Yes, it's possible though usually complicated.
If you have a sphere of water at 0ºC and put it in a freezer at some temperature T that is below zero then the rate of heat flow out from the sphere would be approximately given by Newton's law of cooling. If the cooling rate is slow, and you can make the approximation that the temperature within the water is constant then the heat flow per unit area will be constant while the water is freezing. The time to freeze would be the total latent heat of fusion divided by the heat flow rate per unit area divided by the total surface area.
However even in this simplified situation we don't know the constant of proportionality in Newton's law, and this will depend on the details of the environment e.g. speed of air currents. The best we could do is make conclusions like the freezing time will be proportional to the sphere radius because it's proportional to volume divided by area. We should also find the time is inversely proportional to the temperature difference.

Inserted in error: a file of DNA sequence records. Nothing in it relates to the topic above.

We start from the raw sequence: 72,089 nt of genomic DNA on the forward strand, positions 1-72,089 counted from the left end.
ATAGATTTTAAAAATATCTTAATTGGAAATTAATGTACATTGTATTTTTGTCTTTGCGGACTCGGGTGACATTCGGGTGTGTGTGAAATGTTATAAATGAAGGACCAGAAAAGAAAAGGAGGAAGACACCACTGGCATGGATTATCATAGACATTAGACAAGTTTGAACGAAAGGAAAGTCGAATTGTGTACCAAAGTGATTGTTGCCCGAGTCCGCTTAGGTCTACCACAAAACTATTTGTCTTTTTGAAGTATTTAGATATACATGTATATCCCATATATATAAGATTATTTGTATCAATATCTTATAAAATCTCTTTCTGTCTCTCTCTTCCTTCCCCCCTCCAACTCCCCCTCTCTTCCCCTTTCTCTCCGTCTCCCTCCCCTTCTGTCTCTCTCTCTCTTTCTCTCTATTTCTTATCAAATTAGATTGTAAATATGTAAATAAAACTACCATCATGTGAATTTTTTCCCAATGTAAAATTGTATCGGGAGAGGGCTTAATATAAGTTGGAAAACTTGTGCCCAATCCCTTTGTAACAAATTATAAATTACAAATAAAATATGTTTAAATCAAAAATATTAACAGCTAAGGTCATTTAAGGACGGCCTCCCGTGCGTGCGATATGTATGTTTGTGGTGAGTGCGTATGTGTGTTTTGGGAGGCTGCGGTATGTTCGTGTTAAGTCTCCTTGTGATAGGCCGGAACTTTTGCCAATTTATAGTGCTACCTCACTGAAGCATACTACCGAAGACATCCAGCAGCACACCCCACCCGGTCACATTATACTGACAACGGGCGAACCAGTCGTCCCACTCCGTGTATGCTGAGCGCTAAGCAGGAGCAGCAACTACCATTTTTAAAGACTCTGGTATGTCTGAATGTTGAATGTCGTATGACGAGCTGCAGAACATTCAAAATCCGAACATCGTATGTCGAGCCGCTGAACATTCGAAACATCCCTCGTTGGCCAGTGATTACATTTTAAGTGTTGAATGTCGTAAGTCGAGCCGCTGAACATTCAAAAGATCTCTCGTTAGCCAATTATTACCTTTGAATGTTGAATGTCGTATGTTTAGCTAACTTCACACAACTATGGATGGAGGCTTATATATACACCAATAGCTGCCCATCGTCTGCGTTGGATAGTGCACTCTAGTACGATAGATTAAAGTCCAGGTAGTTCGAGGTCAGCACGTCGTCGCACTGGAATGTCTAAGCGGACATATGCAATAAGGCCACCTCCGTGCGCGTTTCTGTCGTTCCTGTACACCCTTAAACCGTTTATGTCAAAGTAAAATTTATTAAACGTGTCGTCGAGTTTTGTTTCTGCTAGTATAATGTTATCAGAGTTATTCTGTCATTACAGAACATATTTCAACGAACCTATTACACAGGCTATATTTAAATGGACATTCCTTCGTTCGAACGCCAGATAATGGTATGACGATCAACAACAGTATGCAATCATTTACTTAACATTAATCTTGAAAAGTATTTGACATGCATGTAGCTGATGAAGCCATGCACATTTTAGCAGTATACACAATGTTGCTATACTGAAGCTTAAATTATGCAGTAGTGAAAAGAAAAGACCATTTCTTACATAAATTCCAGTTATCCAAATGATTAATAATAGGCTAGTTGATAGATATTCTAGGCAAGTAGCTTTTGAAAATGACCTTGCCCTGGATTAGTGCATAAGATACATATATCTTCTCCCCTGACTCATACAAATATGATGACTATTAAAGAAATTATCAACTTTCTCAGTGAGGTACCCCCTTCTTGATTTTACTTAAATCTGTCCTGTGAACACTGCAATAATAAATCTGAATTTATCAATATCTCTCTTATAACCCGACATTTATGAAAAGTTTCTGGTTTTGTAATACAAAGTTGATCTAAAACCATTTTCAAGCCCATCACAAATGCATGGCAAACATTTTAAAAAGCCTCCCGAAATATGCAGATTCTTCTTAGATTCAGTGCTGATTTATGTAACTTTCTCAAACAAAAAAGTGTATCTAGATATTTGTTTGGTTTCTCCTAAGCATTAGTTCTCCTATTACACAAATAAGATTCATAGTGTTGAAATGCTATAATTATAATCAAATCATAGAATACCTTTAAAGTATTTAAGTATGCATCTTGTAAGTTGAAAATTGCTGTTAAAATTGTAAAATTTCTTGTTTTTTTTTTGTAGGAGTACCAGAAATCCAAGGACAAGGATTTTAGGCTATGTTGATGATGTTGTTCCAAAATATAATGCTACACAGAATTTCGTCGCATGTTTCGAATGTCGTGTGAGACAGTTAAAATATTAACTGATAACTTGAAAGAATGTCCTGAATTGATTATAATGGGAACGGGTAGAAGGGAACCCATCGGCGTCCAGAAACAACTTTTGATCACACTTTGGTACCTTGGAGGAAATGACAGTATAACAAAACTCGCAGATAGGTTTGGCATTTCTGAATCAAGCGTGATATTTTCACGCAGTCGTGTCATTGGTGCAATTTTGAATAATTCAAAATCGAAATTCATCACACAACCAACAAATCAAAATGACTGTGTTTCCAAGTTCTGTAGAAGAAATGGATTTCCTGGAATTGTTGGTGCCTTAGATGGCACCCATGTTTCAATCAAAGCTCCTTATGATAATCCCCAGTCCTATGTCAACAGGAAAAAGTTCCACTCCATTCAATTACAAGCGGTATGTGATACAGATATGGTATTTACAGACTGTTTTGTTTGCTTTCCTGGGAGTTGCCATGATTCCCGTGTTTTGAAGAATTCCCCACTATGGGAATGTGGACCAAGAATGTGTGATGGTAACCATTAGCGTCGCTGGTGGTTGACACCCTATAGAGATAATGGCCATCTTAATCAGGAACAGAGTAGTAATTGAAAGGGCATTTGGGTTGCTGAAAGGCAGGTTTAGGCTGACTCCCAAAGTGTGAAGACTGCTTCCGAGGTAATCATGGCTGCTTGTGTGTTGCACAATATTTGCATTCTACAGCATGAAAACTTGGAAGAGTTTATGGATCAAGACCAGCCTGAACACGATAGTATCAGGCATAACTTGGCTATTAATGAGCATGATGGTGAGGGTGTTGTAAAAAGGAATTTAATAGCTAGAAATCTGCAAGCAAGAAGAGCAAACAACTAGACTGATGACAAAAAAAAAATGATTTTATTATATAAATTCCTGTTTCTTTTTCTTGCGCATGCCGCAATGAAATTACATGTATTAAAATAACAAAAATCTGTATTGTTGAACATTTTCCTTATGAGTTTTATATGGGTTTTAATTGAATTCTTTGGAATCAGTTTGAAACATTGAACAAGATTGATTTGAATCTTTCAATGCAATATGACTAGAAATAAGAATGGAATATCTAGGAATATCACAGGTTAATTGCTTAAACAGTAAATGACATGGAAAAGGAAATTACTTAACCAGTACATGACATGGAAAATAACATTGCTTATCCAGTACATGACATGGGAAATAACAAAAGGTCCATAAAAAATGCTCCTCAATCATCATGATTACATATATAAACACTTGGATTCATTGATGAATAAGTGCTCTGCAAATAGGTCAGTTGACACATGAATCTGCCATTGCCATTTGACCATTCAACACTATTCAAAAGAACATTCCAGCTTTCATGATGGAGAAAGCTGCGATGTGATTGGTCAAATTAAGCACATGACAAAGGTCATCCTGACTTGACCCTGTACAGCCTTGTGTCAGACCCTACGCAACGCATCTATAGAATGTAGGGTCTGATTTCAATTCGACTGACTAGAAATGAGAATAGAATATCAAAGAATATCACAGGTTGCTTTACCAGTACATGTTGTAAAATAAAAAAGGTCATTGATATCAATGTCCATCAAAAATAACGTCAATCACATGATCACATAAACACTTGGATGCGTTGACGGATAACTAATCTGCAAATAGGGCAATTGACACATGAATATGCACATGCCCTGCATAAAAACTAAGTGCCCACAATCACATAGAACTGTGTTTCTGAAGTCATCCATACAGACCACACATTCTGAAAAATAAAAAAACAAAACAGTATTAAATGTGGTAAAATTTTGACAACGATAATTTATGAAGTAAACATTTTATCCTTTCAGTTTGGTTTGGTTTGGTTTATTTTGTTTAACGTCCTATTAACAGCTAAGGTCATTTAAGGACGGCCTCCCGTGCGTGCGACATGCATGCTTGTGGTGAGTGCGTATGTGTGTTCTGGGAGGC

Life gets more complicated when the cooling rate is too fast for us to assume no temperature gradient within the water. For example a skin of ice would form on the outside, and ice is a better insulator than water (because you get convection currents in water). In that case the rate of heat flow (and therefore freezing) would be inversely proportional to the thickness of the skin of ice.
A last complication is that water readily supercools. You can only assume the water will freeze at eactly 0ºC if there's no barrier to nucleation of ice crystals.